Alarm bells ringing in American oil companies; Climate Bill battle heats up in the Senate as the clock ticks closer to the Copenhagen Climate Summit

October 28, 2009 at 7:05 pm

(Sources contributing to this hybrid report:  The Hill, Guardian, UK & NY Times)

Refiners Warn of ‘Staggering’ Costs, Job Losses From Senate Climate Bill

A Senate climate change proposal could add 77 cents a gallon to the price of gasoline, according to Domestic oil refiners.  A group of refiners used the possible price hike on Wednesday to launch the latest in a series of attacks against the proposal. The CEO of refining giant Valero Energy Corp. also warned today that the Senate climate legislation would give a competitive advantage to foreign refiners and cost U.S. jobs.

But Democrats on a key Senate panel shot back, saying the industry’s estimate is based on an inflated projection of the price of permits companies will have to hold to cover their carbon emissions. A cost containment mechanism will keep the price from approaching the industry’s estimate, supporters said.

The lawmakers said the bill will spur industry innovation and that will create millions of new “green” jobs. The chief complaint from refiners is that they wouldn’t get enough free pollution allowances to cover emissions they are on the hook for under the legislation. The Senate bill would give refiners 2.25 percent of the allowances available to cover emissions at their plants. But the industry is also responsible for the emissions from vehicle tailpipes.

To make up the difference, refiners would have to buy emission permits on the market created under the legislation.

Addressing the Senate Environment and Public Works Committee, Valero’s Bill Klesse alleged that the Senate bill and its House counterpart would create large new costs that would drive domestic gasoline and diesel production offshore, cause job loss, and reduce U.S. energy security. He spoke on behalf of the National Petrochemical and Refiners Association, the industry’s main trade group.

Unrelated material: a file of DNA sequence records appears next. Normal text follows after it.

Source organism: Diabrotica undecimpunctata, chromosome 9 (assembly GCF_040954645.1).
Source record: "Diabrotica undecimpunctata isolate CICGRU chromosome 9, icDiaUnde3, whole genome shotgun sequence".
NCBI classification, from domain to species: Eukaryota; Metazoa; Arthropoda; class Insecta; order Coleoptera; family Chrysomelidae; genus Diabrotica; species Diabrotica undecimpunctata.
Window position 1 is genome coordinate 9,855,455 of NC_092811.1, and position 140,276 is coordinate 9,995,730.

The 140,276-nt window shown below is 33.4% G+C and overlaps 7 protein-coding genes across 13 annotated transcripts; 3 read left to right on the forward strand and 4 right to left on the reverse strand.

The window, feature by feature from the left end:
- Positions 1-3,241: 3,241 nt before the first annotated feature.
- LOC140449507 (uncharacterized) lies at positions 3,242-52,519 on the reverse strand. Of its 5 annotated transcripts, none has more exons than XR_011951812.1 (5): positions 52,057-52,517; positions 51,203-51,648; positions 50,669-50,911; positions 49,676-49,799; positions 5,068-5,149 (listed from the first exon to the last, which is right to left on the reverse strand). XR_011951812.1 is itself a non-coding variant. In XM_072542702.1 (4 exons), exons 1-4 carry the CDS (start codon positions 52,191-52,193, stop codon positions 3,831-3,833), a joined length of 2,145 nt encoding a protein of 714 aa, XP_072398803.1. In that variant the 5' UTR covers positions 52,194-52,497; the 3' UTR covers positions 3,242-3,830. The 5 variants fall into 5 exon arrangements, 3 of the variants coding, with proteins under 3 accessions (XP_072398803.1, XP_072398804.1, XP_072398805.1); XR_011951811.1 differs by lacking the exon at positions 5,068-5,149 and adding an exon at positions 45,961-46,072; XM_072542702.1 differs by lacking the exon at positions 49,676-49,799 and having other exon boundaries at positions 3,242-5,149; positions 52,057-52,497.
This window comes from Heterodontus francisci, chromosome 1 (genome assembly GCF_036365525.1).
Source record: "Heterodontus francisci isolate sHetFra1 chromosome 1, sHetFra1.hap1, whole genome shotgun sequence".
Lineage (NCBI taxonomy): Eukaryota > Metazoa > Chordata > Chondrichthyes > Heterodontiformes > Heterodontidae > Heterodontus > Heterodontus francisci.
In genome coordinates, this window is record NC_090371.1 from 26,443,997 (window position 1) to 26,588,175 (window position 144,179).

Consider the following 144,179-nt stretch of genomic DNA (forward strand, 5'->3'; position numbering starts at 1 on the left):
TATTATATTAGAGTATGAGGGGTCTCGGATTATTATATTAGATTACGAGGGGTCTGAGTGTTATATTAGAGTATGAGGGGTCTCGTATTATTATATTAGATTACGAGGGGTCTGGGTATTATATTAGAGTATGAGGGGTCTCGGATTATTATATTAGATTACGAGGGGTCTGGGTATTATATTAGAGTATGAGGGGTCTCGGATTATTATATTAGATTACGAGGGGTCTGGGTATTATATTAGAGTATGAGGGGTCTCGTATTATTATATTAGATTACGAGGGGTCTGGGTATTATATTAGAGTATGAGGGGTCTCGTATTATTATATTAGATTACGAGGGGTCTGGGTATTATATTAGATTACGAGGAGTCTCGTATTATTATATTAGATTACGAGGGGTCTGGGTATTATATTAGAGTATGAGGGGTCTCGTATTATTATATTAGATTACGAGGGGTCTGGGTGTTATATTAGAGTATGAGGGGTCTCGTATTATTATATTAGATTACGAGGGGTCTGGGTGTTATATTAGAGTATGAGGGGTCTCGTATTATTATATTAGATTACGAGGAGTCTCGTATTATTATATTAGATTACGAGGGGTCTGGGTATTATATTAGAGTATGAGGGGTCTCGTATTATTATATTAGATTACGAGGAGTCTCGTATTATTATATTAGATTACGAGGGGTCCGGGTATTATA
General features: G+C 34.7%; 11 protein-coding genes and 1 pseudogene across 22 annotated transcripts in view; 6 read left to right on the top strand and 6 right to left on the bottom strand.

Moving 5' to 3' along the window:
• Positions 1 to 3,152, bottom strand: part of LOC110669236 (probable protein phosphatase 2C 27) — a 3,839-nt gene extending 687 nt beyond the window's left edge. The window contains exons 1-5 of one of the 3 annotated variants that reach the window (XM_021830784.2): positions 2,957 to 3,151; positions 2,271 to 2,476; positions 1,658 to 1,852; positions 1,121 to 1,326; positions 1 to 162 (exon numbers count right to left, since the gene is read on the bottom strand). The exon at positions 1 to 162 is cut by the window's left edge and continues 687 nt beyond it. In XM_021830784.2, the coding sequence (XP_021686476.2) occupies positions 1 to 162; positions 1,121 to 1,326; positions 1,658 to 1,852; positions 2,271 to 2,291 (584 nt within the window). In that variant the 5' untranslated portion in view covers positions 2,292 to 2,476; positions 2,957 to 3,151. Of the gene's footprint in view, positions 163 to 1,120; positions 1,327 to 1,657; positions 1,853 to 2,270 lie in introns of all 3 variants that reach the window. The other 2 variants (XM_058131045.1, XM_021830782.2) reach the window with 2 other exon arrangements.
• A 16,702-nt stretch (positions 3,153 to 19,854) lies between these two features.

“You must remember we are a global business,” Klesse said. “You will simply be driving the carbon dioxide emissions overseas.”

Klesse said Texas-based Valero — a large independent refiner with 16 refineries in the United States, Canada and the Caribbean — would face “staggering” costs even at a carbon price of $20 per ton, he said.

For instance, he said the company’s Corpus Christi, Texas, plant would face costs of up to $92 million per year. The industry as a whole, if held responsible for its process emissions and consumer emissions of its products, would face more than $67 billion in annual costs, he said.

But EPW Chairwoman Barbara Boxer (D-Calif.), a co-sponsor of the bill (S. 1733 (pdf)), attacked Klesse’s conclusion that the bill would harm U.S. security. “The opposite is true,” Boxer said. She cited multiple analyses that conclude global climate change creates national security risks.

The bill would set up a cap-and-trade system under which facilities that produce carbon dioxide emissions must obtain permits for their emissions. Boxer said the bill includes provisions to cushion the effects on refiners. The bill provides 2.25 percent of the free emissions allowances to the refining sector.

Overall, Reicher and other backers of the congressional energy and climate efforts say the effort will increase jobs. “The job creation potential in energy efficiency is extraordinary,” Reicher said.

A major provision is the authorization of so-called border adjustments, or carbon tariffs, on imports from countries that do not adhere to emissions-cutting measures.

The provisions, a priority for lawmakers from manufacturing states, are aimed at preventing “carbon leakage,” in which energy-intensive manufacturing and jobs migrate to countries that do not impose emissions-cutting mandates.

The Senate bill also joins the House bill in providing free allowances to these trade-exposed, energy-intensive industries, although the formulas differ slightly.

The Senate plan provides these sectors with 4 percent of the cap-and-trade program’s freely distributed allowances in 2012 and 2013, rising to 15 percent in 2014 and 2015 and then phasing down after that.

The epic confrontation about how America will power the economy of the future formally got underway on October 27 amid stark warnings from the Obama administration of the costs of inaction on energy reform.

The first of three blockbuster sessions in the Senate held on Oct 27th can be held as a last heave by administration officials and Democratic leaders to advance a bill to reduce America’s greenhouse gas emissions before an international climate change meeting at Copenhagen, now just six weeks away.

American legislation on climate change is seen as essential to reaching a meaningful deal at Copenhagen. But the White House held up action in the Senate on a climate change bill to focus on healthcare reform. The proposed law, which now stretches for more than 900 pages, would cut America’s greenhouse gas emissions by 20% over 2005 levels by 2020 and encourage the development of renewable energy sources like wind and solar power. Democratic leaders in the Senate are now struggling to advance a bill – which does not have solid support even among their own party – before the meeting in Copenhagen.

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